Hemoperitoneum (sometimes also hematoperitoneum) is the presence of blood in the peritoneal cavity. The blood accumulates in the space between the inner lining of the abdominal wall and the internal abdominal organs. Hemoperitoneum is generally classified as a surgical emergency; in most cases, urgent laparotomy is needed to identify and control the source of the bleeding. In selected cases, careful observation may be permissible. The abdominal cavity is highly distensible and may easily hold greater than five liters of blood, or more than the entire circulating blood volume for an average-sized individual. Therefore, large-scale or rapid blood loss into the abdomen will reliably induce hemorrhagic shock and, if untreated, may rapidly lead to death.
Causes of hemoperitoneum include:
- Penetrating trauma
- Blunt trauma, most commonly injuries to solid organs such as the liver and spleen.
- Vascular accidents, such as rupture of an abdominal aortic aneurysm, iliac aneurysm, or splenic aneurysm.
- Bleeding due to a ruptured ectopic pregnancy or uterine rupture.
- Rupture of corpus luteum in some cases.
- Less commonly, bleeding due to a perforated gastric ulcer.
- Bleeding due to rupture of an intra-abdominal neoplasm, (e.g., Hepatoblastoma)
- Disseminated intravascular coagulation
- People on high dose of anticoagulants(blood thinners)
- Perforation of the colon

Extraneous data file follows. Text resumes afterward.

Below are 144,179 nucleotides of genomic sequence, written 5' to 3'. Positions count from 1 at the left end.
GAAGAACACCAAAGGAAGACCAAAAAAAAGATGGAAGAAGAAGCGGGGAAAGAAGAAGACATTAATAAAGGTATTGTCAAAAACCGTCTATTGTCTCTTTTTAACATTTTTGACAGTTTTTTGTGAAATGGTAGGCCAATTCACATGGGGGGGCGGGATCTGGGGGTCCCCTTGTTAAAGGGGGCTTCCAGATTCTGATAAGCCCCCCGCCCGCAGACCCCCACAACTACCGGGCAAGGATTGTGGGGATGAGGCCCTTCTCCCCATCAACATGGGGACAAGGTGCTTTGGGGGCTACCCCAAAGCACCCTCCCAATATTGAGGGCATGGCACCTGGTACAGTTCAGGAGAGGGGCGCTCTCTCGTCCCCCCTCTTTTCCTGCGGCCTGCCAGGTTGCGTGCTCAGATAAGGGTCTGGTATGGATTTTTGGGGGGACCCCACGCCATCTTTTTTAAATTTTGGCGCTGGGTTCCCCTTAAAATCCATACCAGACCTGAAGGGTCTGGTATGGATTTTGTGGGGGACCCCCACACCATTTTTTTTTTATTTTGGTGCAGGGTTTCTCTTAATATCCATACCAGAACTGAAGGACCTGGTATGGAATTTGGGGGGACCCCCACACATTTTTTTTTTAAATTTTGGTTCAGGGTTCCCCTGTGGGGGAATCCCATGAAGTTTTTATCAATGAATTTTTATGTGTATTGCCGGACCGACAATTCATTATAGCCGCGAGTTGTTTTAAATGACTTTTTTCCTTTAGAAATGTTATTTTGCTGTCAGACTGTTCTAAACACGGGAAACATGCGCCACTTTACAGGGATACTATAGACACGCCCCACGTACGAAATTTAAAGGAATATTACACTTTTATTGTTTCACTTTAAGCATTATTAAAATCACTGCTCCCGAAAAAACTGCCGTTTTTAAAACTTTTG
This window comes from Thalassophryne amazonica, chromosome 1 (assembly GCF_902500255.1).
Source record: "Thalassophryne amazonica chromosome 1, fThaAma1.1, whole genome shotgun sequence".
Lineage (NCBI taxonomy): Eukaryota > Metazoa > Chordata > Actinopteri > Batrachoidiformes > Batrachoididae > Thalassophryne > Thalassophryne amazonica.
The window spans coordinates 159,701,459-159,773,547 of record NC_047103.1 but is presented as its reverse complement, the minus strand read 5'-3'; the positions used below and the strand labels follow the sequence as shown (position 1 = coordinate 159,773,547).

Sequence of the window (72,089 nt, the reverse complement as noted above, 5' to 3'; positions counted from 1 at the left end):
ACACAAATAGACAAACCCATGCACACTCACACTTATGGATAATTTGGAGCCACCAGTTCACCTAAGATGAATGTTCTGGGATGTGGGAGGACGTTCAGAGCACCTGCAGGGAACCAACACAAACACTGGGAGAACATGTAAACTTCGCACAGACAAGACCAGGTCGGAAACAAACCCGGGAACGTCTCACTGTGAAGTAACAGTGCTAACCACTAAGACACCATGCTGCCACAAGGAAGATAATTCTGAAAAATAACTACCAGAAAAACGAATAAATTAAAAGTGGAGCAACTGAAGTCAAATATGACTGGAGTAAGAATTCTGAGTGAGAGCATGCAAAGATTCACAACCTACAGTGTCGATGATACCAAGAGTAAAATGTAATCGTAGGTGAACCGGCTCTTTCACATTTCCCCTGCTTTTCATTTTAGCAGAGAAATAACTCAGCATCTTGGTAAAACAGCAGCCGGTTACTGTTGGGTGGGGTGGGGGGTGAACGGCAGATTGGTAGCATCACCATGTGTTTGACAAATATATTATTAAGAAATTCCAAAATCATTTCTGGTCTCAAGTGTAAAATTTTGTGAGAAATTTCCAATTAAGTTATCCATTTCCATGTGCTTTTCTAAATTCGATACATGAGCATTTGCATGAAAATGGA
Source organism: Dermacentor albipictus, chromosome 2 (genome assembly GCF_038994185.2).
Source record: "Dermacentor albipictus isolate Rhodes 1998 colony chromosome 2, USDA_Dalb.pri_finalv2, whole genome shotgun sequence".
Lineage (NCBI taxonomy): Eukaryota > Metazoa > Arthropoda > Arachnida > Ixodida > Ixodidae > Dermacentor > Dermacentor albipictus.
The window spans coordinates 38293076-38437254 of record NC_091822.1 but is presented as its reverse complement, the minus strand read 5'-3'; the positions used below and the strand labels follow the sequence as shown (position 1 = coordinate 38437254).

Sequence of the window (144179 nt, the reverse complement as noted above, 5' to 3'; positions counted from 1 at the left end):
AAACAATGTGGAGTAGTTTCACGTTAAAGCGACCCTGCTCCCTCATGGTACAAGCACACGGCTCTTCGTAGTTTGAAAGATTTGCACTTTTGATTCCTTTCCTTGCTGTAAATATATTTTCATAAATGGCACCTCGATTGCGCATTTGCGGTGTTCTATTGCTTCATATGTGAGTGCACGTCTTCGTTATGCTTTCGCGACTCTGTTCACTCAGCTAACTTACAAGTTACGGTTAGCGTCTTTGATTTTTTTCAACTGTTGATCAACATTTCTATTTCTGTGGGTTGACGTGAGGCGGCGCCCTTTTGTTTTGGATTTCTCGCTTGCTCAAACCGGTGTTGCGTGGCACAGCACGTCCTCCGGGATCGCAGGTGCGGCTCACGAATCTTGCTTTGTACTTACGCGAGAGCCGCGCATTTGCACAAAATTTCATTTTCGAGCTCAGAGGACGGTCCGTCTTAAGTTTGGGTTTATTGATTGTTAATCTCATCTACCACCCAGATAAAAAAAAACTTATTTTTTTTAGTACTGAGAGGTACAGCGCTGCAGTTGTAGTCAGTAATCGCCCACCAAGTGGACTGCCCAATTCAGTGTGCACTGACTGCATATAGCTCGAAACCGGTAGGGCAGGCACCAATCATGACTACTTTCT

Hemoperitoneum can be reliably diagnosed with the following examinations:
Initial management consists of immediate blood transfusion if the patient is in hemorrhagic shock. Classically, hemoperitoneum was an indication for emergency surgery to locate the source of bleeding and also to recover spilled blood from the peritoneal cavity and to use it for auto-transfusion if it has not been contaminated by ruptured bowel contents. The method of control depends on the source of blood loss. Vascular bleeding, i.e. from a blood vessel, would be treated by clamping and ligation of the offending vessel, or repair of the vessel in the case of major arteries such as the aorta or mesenteric arteries. Bleeding from the spleen most often requires splenectomy, or removal of the spleen, usually but not always in the form of a total splenectomy. Bleeding from the liver might be controlled by application of hemostatic sponges, thrombin, or more recently, argon beam cauterization.
With modern diagnostic aids such as computed tomography (CT) scans, certain injuries such as low-grade lacerations of the spleen may be diagnosed early and observed, with surgical options deferred unless clinical deterioration obligates them. In rare occasions, rupture of an Abdominal Aortic Aneurysm may be repaired via an endovascular technique, though this is generally not performed in the setting of acute rupture.